Ventilation control and ventilation performance of multi-zone air conditioning systems

Pao Yue-kong Library Electronic Theses Database

Ventilation control and ventilation performance of multi-zone air conditioning systems

 

Author: Sun, Zhongwei
Title: Ventilation control and ventilation performance of multi-zone air conditioning systems
Degree: Ph.D.
Year: 2010
Subject: Hong Kong Polytechnic University -- Dissertations
Ventilation -- Control
Air conditioning -- Control
Indoor air quality
Department: Dept. of Building Services Engineering
Pages: xxvi, 246 leaves : ill. ; 30 cm.
InnoPac Record: http://library.polyu.edu.hk/record=b2393056
URI: http://theses.lib.polyu.edu.hk/handle/200/5906
Abstract: The indoor air quality (IAQ) and energy consumption of buildings have received increasing concern over the last twenty years. The optimal ventilation control of multi-zone VAV Air-conditioning (HVAC) systems provides great potential in reducing energy consumption while ensuring acceptable IAQ and satisfactory thermal comfort. In the last two decades, a number of ventilation control strategies with different degrees of promise have been developed for multi-zone air-conditioning systems. However, most of them cannot always maintain satisfying ventilation performance due to variable indoor thermal comfort and pollution sources of different ventilation zones. Another important issue is that the modeling of the space ventilation usually uses perfect mixing models in conventional dynamic ventilation simulations to test and evaluate the control of air-conditioning systems. However, the complete-mixing air model fails to consider the impact of non-uniform air temperature stratifications on the ventilation performance. Therefore, the aim of this study is to develop an online ventilation optimal control strategies for multi-zone air-conditioning systems to minimize the overall system energy consumption while maintaining satisfactory IAQ. A CFD-based virtual ventilation test system is also developed to evaluate the dynamic ventilation performance by taking account of indoor air stratification phenomena using a CFD-based space temperature offset model. The aim is achieved through addressing the following objectives. (1) Develop a CO₂-based adaptive Demand Controlled Ventilation (DCV) strategy, (2) Develop an indoor air temperature set point reset strategy for critical zones, (3) Develop a model-based indoor air temperature set point resetting strategy for critical zones, and (4) Develop a model-based outdoor air flow rate optimal control strategy for a full air system with primary air handling units. In addition, a CFD-based ventilation test method is developed to test the indoor air ventilation performance in a simulated environment. The CO₂-based adaptive DCV strategy and the indoor air temperature reset strategy are developed to optimize the outdoor air flow rate to satisfy the coincident ventilation and thermal load requirements of different zones. The DCV strategy is further implemented and validated using an independent Intelligent Building Management and Integration platform (IBmanager) in a super high-rise building in Hong Kong by comparing with the original fixed outdoor air flow rate control strategy. Both the site tests and simulation tests showed that this DCV strategy can help to reduce the system energy cost while still maintaining acceptable indoor air quality.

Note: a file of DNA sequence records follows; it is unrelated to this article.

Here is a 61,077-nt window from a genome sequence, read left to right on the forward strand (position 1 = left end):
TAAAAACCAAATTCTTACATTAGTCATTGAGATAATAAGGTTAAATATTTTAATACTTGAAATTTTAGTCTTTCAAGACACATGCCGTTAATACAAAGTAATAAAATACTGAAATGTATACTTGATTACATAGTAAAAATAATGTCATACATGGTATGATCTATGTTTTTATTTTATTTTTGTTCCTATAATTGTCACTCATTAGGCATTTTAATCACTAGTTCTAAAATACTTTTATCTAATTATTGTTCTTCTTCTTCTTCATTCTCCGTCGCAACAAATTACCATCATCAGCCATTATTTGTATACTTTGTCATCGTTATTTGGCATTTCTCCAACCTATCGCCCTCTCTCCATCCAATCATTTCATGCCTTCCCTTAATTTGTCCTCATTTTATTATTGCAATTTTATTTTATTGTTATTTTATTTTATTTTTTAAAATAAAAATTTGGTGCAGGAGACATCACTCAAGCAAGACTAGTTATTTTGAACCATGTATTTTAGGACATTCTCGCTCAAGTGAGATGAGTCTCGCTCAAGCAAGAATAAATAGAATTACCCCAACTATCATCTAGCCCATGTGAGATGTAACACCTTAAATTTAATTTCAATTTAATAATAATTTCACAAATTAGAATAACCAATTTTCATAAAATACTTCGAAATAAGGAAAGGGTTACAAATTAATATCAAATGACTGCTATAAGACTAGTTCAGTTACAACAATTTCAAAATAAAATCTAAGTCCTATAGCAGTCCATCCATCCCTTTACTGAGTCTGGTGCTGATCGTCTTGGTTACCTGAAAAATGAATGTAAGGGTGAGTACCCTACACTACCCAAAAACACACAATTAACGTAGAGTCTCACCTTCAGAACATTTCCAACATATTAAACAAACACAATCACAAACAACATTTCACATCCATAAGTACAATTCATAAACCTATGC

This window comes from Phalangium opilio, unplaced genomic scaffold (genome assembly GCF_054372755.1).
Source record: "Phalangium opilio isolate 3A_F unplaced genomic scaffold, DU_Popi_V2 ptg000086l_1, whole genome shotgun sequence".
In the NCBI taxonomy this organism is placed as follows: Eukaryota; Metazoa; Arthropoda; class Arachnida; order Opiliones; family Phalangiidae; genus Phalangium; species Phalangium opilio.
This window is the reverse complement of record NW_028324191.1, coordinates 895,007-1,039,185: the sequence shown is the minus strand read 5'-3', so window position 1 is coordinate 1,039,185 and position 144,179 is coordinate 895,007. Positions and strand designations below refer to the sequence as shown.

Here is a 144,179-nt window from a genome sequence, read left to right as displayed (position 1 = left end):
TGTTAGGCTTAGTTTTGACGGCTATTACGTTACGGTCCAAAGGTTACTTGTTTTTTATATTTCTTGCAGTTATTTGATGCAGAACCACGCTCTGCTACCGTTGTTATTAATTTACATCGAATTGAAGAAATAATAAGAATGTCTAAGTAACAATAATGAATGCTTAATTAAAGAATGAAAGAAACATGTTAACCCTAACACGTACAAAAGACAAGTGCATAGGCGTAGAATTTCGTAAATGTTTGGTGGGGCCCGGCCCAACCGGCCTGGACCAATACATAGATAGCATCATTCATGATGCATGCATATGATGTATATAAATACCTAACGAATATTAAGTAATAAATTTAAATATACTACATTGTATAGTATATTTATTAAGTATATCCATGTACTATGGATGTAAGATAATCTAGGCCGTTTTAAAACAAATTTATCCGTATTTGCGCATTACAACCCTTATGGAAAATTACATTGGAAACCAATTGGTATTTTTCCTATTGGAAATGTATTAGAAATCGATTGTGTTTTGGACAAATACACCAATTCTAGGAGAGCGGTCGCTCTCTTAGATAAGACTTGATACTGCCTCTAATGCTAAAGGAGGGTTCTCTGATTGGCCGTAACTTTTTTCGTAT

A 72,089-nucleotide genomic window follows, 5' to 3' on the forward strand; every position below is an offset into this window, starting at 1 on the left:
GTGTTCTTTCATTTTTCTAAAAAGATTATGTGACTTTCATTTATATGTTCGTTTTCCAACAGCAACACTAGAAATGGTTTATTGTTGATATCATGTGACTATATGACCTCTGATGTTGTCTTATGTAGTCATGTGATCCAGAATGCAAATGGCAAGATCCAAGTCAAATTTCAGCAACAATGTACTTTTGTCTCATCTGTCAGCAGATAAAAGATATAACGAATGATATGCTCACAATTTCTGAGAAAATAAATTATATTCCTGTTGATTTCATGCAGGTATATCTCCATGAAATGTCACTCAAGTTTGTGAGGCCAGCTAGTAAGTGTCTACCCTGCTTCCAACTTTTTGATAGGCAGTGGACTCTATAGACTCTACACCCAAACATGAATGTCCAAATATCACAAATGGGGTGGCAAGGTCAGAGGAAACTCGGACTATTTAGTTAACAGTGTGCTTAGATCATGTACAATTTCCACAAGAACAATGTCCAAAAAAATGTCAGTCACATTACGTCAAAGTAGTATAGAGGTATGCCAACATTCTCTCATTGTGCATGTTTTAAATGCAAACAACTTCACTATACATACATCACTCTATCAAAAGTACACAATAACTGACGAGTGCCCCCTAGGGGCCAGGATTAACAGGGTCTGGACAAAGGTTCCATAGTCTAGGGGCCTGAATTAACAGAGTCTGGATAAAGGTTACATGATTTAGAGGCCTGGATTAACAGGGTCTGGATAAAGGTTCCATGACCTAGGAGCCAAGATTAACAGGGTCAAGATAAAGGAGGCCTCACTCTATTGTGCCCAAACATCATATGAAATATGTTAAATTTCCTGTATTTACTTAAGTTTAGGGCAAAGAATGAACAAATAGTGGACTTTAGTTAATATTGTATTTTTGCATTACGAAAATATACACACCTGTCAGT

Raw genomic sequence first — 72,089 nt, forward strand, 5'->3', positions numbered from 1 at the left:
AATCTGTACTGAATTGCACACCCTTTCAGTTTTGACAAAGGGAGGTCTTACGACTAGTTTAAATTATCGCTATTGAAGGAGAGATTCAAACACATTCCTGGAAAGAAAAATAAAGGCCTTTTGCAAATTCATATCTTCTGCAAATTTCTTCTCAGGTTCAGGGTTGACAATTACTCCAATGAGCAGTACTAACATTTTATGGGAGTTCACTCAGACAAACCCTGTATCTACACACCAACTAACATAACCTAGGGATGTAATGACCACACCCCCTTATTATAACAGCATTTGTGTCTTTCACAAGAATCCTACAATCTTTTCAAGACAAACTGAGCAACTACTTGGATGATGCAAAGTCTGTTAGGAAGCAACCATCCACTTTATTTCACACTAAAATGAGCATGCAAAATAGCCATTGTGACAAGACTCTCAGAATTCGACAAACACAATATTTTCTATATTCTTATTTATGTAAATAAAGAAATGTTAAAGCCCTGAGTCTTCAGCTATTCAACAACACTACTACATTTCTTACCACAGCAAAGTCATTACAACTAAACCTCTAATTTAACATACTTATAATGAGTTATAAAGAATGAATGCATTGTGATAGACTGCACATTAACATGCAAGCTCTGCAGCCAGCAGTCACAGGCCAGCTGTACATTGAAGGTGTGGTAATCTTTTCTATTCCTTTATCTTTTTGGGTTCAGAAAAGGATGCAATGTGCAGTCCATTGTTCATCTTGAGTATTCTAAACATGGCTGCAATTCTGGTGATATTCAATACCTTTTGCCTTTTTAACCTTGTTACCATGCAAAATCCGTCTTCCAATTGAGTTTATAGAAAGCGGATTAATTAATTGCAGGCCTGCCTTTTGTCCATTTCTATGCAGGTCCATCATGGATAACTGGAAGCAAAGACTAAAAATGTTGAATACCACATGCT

The model-based indoor air temperature set point resetting strategy for critical zones is developed to reduce the unbalance among the required outdoor air fractions of all the zones and to further optimize the indoor air temperature set point of the critical zones. The thermal comfort, indoor air quality and total energy consumption are considered simultaneously. The indoor air temperature set point is optimized using the Genetic Algorithm (GA) based on the trade-offs among the indoor air CO₂concentration, index of predicted mean vote (PMV) and total system energy consumption in the format of a system response-based cost function. The model-based outdoor air flow rate optimal control strategy is developed to reduce the system energy consumption and to optimize the outdoor air flow rate for the full air system with a primary air handling unit. The energy consumption of the primary fan and the energy consumption for cooling outdoor air are considered simultaneously. The outdoor air flow rate set point is optimized based on the trade-offs among the energy consumption of the primary fan and the energy consumption for cooling outdoor air in the system response-based cost function. A simulation package developed on the Transient Simulation Program (TRNSYS) is used as the simulation platform to validate and evaluate the performance of the proposed different ventilation optimal control strategies. The test results showed that about 1.01%~17.7% energy in the system under investigation can be saved when using these optimal control strategies when compared with the conventional ventilation control strategies. The CFD-based virtual ventilation test method is developed for control and optimization of the indoor environment by combining a ventilated room with a ventilation control system. It is demonstrated to be a feasible evaluation tool for the ventilation systems for investigating the ventilation control performance in a simulated environment. A data-based space temperature offset model is developed using the data generated by the CFD model and then used as a virtual temperature sensor in the CFD-based virtual test method. The validated virtual sensor is used to compensate the air temperature non-uniform stratification in occupied rooms and improve thermal comfort in a mechanical ventilated room efficiently.

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